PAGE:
PENINSULA SPOTLIGHT: Springfest Talent Show lets local performers share gifts

PORT ANGELES — The first-ever Juan de Fuca Festival Springfest Talent Show is a Saturday night celebration to warm people up for another celebration four weeks from now.

Such was the idea Dan Maguire, executive director of the Juan de Fuca Festival of the Arts, had months ago.

And now that idea is coming to fruition, with 16 local acts poised to take the stage at the Port Angeles High School auditorium, 304 E. Park Ave., at 7 p.m. Saturday.

And these acts “are just all over the map,” said Maguire. “I think it will be a really fun evening,” showcasing the mix of original music and other art available across the North Olympic Peninsula.

There’s singer and pianist Zoe Tucker, an 11-year-old from Port Angeles who will perform an original song, and Elise Beuke, a Sequim 13-year-old who will also accompany herself on piano as she offers her own composition.

There are grownups: jazz chanteuse Kate Lily of Sequim; fiddle-piano-washtub-bass duo Wayne Shields and Barbara Priebe; the Tull City Trio, a Port Angeles rock ’n’ roll band, and Dave Toman of Sequim, who will perform on homemade flutes.

A singer-guitarist who goes by the name of Thom Catts will add yet another original song to the menu, while 16-year-old Elizabeth Helwick will dance her original choreography. Dave and Rosalie Secord will wield their guitar and mandolin, and the whole Helwick family will knit their violin, vocals, guitar and cello.

These plus six other acts will compete for the show’s grand prize: a spot on the main stage during the Juan de Fuca Festival, which runs from May 27 through May 30 at the Vern Burton Community Center and nearby venues in downtown Port Angeles.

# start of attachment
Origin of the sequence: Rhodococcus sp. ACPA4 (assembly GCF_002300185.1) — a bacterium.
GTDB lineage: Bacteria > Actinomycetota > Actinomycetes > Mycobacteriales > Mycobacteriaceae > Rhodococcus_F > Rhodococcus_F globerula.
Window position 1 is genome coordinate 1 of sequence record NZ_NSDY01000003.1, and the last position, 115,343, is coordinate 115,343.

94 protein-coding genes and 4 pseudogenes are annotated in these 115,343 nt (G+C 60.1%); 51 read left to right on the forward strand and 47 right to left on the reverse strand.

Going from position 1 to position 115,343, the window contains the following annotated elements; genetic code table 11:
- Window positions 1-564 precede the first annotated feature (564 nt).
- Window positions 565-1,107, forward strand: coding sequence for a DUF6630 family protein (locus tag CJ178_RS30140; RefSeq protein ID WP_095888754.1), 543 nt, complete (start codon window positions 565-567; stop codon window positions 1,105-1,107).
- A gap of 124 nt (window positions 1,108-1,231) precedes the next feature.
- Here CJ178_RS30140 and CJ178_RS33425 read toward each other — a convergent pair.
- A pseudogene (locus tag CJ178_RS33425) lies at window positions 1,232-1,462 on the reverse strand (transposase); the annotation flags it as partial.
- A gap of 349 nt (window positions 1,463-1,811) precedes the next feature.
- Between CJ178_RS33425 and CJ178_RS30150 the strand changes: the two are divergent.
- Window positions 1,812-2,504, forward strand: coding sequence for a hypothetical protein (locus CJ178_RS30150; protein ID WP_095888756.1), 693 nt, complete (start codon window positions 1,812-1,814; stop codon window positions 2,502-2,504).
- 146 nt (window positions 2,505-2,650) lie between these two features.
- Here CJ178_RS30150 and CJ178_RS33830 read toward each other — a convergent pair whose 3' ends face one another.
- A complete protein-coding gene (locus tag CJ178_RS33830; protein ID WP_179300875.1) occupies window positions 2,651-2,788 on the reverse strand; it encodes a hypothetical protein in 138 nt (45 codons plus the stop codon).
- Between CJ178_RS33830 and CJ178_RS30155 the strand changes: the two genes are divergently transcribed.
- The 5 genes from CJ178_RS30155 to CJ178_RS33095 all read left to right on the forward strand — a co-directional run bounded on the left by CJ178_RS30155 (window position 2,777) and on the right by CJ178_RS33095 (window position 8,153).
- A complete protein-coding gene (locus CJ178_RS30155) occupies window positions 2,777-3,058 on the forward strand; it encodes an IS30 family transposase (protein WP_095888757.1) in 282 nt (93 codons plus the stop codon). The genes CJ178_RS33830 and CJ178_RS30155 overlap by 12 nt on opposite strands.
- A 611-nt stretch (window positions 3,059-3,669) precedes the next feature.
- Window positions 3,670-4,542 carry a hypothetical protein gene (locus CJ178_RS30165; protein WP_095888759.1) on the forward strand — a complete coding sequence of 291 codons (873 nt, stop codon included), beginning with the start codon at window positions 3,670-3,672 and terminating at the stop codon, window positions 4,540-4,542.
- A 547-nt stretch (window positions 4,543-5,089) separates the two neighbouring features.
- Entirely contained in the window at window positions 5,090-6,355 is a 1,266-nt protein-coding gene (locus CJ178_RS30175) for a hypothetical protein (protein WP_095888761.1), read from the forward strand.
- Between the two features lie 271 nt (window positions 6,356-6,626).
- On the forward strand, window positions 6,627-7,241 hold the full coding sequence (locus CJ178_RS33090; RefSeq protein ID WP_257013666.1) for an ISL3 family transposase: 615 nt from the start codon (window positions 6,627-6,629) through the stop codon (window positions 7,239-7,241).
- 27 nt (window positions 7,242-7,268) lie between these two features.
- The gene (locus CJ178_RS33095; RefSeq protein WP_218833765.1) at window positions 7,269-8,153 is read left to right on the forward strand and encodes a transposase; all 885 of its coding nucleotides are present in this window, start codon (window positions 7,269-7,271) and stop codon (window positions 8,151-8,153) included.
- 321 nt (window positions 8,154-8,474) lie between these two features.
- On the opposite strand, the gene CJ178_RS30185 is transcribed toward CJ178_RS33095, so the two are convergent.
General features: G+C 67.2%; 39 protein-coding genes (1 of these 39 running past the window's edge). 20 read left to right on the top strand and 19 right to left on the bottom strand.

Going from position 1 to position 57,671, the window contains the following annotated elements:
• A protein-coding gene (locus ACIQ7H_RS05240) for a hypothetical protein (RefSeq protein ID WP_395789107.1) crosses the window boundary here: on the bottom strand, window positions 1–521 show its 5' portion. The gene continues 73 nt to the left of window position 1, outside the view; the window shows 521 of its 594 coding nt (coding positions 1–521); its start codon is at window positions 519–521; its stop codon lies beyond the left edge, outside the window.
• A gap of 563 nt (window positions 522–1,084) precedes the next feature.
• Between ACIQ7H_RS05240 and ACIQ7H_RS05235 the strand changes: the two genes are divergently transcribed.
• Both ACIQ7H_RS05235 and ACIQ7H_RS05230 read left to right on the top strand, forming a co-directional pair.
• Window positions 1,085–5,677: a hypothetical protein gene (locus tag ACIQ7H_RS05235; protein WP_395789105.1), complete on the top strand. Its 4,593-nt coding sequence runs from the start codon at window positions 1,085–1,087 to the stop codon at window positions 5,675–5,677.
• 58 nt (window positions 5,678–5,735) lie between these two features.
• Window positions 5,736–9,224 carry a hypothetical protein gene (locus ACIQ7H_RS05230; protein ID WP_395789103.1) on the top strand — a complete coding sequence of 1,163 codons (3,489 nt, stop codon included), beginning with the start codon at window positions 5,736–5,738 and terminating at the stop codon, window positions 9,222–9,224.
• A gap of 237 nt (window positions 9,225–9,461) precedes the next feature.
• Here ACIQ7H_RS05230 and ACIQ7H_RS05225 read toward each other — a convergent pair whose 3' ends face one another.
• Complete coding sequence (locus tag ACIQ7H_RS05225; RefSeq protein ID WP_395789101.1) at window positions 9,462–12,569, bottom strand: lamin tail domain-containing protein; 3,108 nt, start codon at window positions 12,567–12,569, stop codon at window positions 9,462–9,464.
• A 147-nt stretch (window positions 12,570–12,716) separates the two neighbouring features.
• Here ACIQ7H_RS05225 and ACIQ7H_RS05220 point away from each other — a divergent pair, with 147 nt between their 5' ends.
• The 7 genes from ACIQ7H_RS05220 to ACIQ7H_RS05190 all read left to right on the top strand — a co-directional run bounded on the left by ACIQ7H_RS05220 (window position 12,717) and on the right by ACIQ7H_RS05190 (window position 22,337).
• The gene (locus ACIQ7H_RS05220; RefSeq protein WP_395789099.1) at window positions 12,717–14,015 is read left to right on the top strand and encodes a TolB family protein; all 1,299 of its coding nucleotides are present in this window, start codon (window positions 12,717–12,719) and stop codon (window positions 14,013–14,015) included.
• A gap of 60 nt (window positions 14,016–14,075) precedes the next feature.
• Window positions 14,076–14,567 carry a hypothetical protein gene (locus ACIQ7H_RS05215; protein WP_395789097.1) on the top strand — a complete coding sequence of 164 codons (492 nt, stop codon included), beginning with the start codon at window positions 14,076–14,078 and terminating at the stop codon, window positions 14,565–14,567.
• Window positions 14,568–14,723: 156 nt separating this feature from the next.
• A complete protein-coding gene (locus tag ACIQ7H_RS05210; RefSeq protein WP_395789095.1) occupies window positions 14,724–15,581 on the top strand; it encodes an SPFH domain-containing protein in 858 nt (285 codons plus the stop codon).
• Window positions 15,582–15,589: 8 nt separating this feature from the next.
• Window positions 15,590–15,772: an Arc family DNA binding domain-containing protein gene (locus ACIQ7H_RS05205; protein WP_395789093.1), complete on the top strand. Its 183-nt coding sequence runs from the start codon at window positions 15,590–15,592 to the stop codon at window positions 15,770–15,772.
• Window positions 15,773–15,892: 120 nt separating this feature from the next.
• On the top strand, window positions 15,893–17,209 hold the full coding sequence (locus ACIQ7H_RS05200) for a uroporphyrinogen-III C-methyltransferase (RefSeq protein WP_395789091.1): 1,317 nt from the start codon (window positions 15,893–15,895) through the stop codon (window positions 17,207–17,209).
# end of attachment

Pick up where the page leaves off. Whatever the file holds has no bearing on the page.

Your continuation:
The winner will also receive a $100 honorarium, but it’s that time in the spotlight that has the performing artists keyed up, Maguire believes.

Juan de Fuca is Port Angeles’ Memorial Day weekend extravaganza of music, dance and visual arts; the four-day festival is known for drawing top-shelf acts and up-and-coming bands of myriad styles.

This year’s headliners include Dan Hicks and the Hot Licks, Delhi 2 Dublin and the Paperboys.

Like the festival, the Springfest Talent Show reflects how “music comes in all shapes and sizes and forms,” said Maguire. On Saturday night, “people will be really impressed and entertained.”

If this event is a success, Maguire added, it will become an annual showcase.

“There are a lot of good people who aren’t getting into the [Juan de Fuca] festival,” added Carol Pope, the event’s education coordinator. The talent show will give them a forum and demonstrate that “the arts are alive and well here on all sorts of levels.”

Each act will have five minutes on stage, so with its 15-minute intermission the show will run about two hours, Pope estimated.

And the lineup is something like the local weather: “It’s a wide variety. If you wait five minutes, you’ll hear something else.”

While the talent show’s master and mistress of ceremonies are theater director and actor Richard Stephens and singer-actress Amanda Bacon, the judges include Karen Hanan, director of Arts Northwest and founder of the Juan de Fuca Festival; Peninsula College Activities Director Rick Ross; Port Angeles Fine Arts Center director Jake Seniuk; Sequim Lavender Farmers Association executive director Scott Nagel and Jeffrey Bruton, president of GMB Technical.

In addition to the grand prize, trophies will be awarded for the outstanding solo, youth and group performances.

Admission to the show is $10 for adults, $7 for children 12 and younger or $30 for families of up to five people.

For more details about the Springfest Talent Show and the Juan de Fuca Festival, visit or phone 360-457-5411. The complete lineup of more than 40 festival acts is now on the website, and through Saturday only, full-festival tickets are on sale at an early-bird discount for $40 per person. On Sunday, the price rises to $50 for a four-day pass.

In encouraging people to come to the talent show, Pope hailed the local performers, many of whom pursue their passions regardless of the money they may or may not earn.

“When someone devotes the time and energy to an artistic pursuit,” she said, “let’s support them.”

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Matthew Nash/ Olympic Peninsula News Group

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